next up previous contents
Next: The Future of High Up: Hadronic Matter at High Previous: The QCD Plasma State

Status and Highlights

Hadron Production: Reaching
Equilibrium Matter?

    The bulk hadron production data reveal major aspects in which central nuclear collisions deviate from elementary pp, pA, or $\beta_T$ collisions. Most markedly, in heavy ion collisions the abundance of strange particles are enhanced by a factor of two or more, depending on particle type, and the slopes of the momentum spectra change significantly and in a systematic way for different hadron species. The question whether these modifications are consistent with the formation of hadronic matter in thermodynamic equilibrium can be addressed by present experimental data at least for the late freeze-out stage when particles seize to interact strongly.

Figure: Hadrochemical equilibrium model calculation of hadron yields which show a particularly strong sensitivity to the temperature of the system. In comparison are shown various experimental points from SPS experiments NA35, NA36, NA44, and WA85.

In a purely thermal system of hadrons, the momentum distributions, when expressed as a function of the transverse mass mT), will be independent of the particle mass with a slope inversely proportional to the temperature T. In a transversely expanding system, an additional collective flow component can develop which blue-shifts the momentum spectra with a common transverse velocity $T,\mu_B$ leading to a mass dependent component. Similarly, longitudinal expansion can be characterised in terms of a longitudinal velocity  or a rapidity interval $\Delta$y over which thermal sources are distributed. The abundance of particle species in equilibrium hadronic matter is given by two independent parameters, i.e. the temperature T and a baryochemical potential $\mu_B$ (which reflects the baryon asymmetry in the initial state). A hadronic system in both 'thermal' (momentum) and 'chemical' (particle abundances) equilibrium is therefore fully determined by only a few independent parameters: T, $\mu_B$, and the expansion velocity profile. Such a simple prescription seems to be indeed borne out by the data. This is illustrated in Fig. [*], which shows a comparison of measured particle ratios with predictions based on chemical equilibrium. Within the experimental accuracy, these ratios are in rather good agreement for a narrow temperature range of 160 to 180 MeV. Taking into account the yields of all available hadron ratios simultaneously, best agreement is reached for T=165$\pi^{+\:-},K^{+\:-}$10 MeV and $\mu_B$= 175 $\pi^{+\:-},K^{+\:-}$ 10 MeV. A similar analysis for the AGS data yields comparably good agreement with a somewhat lower temperature and a higher baryochemical potential. The resulting freeze-out points in the $p,\:\overline{p}$ plane for both AGS and SPS are shown in Figure [*]. The corresponding baryon densities are 2/3 and 1/3 of normal nuclear matter density, respectively.

Figure: Transverse mass spectra and inverse slope parameters of pions, kaons, protons and antiprotons near midrapidity from NA44 in central Pb+Pb collisions at 158 A GeV.

Figure [*] shows the transverse mass spectra of and  in central Pb+Pb collisions. The spectra appear near-exponential but the inverse slopes -- which would naively be identified with emission temperatures in an expanding hadron gas -- increase with hadron mass and reach up to about 300 MeV for baryons. While the slopes in pp reactions are independent of particle type, this so called mT scaling is not observed in Pb+Pb collisions and, moreover, the inverse slope parameters far exceed the Hagedorn limit. However, the momentum spectra of all different particle species in Pb+Pb reactions are well described with a single temperature value of 165 MeV, consistent with the one derived from the analysis of particle ratios, if, in addition, a common flow velocity of  0.3 c is introduced. Recent data from experiment NA49 for two-pion Bose correlation functions confirm the existence of an ordered transverse, and in fact also longitudinal expansion velocity pattern. This provides an independent experimental tool to disentangle disordered (thermal) and ordered (expansion) motion. The temperature and flow velocity determined from momentum spectra at the AGS and SPS have been included in the systematics of Figure [*]. A large set of independent hadronic observables, i.e. momentum spectra, particle ratios and HBT correlation results seems to be consistent with a surprisingly simple picture of the late stages of heavy ion reactions: a dense hadronic system expanding in almost complete thermodynamical equilibrium, until a rapid freeze-out fixes momentum spectra and particle ratios to the finally observed values. In addition, the location of this freeze-out point in the temperature-density plane is located very close to the phase boundary. Model calculations that include a phase transition and follow abundances first of quarks and then of hadrons in the QGP phase, the mixed phase and the hadron phase via rate equations indicate in fact that the hadron yields are characteristic for the point when the system has completely converted into the hadronic phase. There is in fact the possibility that the spectral distributions are frozen in at a somewhat lower temperature than the particle yields. The spectra would then require an accordingly somewhat higher flow velocity.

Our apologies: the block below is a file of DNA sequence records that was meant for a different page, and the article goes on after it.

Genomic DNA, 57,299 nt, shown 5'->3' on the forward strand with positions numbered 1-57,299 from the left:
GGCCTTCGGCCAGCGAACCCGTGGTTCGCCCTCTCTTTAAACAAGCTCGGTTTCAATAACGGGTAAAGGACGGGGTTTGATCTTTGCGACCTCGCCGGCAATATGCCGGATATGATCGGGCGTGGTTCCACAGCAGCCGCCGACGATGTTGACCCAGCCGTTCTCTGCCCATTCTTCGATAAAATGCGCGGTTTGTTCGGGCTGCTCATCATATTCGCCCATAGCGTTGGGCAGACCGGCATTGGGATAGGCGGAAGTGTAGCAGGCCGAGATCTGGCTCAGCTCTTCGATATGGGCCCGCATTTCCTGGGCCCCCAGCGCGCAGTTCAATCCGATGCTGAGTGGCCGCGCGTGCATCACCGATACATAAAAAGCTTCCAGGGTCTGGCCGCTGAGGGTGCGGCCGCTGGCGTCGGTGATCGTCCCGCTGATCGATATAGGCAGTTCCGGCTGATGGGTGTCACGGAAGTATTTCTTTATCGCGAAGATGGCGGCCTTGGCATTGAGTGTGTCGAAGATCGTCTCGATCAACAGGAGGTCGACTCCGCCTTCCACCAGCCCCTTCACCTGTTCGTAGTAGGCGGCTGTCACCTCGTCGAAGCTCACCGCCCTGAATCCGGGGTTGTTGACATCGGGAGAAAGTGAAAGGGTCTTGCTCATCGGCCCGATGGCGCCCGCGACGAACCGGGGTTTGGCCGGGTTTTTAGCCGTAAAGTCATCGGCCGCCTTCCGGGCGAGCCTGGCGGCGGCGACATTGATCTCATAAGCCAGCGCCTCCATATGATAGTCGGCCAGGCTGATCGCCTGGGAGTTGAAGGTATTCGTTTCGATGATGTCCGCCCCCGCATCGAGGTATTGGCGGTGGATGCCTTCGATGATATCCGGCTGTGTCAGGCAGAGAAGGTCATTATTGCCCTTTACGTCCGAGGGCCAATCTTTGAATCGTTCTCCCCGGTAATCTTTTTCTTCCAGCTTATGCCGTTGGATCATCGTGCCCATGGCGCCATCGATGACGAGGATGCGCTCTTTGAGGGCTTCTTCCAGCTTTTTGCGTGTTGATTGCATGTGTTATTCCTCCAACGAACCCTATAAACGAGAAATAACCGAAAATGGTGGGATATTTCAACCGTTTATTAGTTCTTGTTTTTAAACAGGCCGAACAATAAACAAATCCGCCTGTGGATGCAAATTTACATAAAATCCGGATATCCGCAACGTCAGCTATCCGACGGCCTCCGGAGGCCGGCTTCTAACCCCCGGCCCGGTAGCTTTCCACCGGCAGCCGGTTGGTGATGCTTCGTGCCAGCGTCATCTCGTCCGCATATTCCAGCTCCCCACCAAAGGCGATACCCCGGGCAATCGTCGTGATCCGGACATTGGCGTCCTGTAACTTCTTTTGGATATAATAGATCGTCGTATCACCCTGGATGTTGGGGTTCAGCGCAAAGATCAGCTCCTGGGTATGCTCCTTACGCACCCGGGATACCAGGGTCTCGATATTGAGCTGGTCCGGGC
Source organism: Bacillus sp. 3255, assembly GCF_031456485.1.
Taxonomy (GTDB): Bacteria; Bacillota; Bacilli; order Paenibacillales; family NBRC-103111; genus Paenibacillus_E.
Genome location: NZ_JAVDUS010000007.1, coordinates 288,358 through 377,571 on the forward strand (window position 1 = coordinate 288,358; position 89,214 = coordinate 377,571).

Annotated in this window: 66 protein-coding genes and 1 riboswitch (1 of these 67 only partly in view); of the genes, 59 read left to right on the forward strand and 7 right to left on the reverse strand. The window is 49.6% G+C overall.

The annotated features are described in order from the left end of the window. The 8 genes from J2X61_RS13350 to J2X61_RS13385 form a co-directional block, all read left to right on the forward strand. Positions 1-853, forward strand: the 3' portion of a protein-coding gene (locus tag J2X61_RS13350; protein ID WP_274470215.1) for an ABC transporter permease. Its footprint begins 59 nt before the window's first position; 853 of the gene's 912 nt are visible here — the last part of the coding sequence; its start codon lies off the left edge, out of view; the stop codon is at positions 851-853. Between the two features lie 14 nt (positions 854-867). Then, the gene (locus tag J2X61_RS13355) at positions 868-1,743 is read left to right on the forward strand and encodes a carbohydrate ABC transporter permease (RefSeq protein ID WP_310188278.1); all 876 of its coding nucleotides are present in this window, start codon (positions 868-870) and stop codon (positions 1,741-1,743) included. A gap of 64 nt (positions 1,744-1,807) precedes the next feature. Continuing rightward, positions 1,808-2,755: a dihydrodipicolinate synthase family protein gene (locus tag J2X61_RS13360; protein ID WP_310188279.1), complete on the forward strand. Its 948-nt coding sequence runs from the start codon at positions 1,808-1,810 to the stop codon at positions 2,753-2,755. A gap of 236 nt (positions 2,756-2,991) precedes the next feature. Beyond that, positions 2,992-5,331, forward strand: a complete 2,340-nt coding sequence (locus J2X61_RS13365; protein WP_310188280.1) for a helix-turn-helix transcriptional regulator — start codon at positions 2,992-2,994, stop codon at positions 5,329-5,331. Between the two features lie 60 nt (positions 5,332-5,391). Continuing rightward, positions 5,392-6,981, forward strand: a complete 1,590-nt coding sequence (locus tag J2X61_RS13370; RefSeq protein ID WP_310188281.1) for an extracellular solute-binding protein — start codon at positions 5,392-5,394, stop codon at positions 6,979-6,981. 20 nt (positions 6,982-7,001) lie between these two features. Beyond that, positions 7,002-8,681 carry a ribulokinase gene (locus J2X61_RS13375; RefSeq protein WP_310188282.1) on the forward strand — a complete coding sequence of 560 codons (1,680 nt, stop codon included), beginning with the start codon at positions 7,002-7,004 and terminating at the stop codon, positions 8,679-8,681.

$D, \overline{D}$ Production: A Signal for Deconfinement?